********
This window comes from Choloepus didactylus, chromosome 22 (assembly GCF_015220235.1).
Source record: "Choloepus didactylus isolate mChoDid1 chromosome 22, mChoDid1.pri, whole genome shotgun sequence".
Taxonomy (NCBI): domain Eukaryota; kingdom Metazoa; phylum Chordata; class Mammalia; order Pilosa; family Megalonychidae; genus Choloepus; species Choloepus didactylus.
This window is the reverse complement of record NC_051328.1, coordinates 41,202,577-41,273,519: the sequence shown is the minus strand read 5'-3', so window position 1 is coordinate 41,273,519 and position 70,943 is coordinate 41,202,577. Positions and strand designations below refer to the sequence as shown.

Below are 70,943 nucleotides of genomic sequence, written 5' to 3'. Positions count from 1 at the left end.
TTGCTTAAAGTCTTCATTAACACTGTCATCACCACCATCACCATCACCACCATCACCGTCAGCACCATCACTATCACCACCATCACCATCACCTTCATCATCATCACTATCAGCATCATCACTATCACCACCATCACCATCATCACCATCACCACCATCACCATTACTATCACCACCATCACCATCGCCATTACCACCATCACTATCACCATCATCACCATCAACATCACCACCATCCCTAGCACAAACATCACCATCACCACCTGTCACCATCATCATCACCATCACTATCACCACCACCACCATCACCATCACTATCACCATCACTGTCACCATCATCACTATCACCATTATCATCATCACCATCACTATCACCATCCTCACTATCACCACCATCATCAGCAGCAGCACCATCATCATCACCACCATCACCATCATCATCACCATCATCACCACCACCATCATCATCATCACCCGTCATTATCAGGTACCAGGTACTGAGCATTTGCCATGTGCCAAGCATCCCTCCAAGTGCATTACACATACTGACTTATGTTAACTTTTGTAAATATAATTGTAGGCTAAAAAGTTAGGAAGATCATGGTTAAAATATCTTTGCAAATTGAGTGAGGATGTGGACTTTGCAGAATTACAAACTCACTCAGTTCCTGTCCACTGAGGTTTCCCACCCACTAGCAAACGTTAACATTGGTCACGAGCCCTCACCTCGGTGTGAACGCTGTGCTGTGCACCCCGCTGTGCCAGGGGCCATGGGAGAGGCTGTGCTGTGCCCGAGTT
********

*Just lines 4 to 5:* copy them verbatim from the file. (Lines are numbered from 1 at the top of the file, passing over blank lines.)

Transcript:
This window is the reverse complement of record NC_051328.1, coordinates 41,202,577-41,273,519: the sequence shown is the minus strand read 5'-3', so window position 1 is coordinate 41,273,519 and position 70,943 is coordinate 41,202,577. Positions and strand designations below refer to the sequence as shown.

Below are 70,943 nucleotides of genomic sequence, written 5' to 3'. Positions count from 1 at the left end.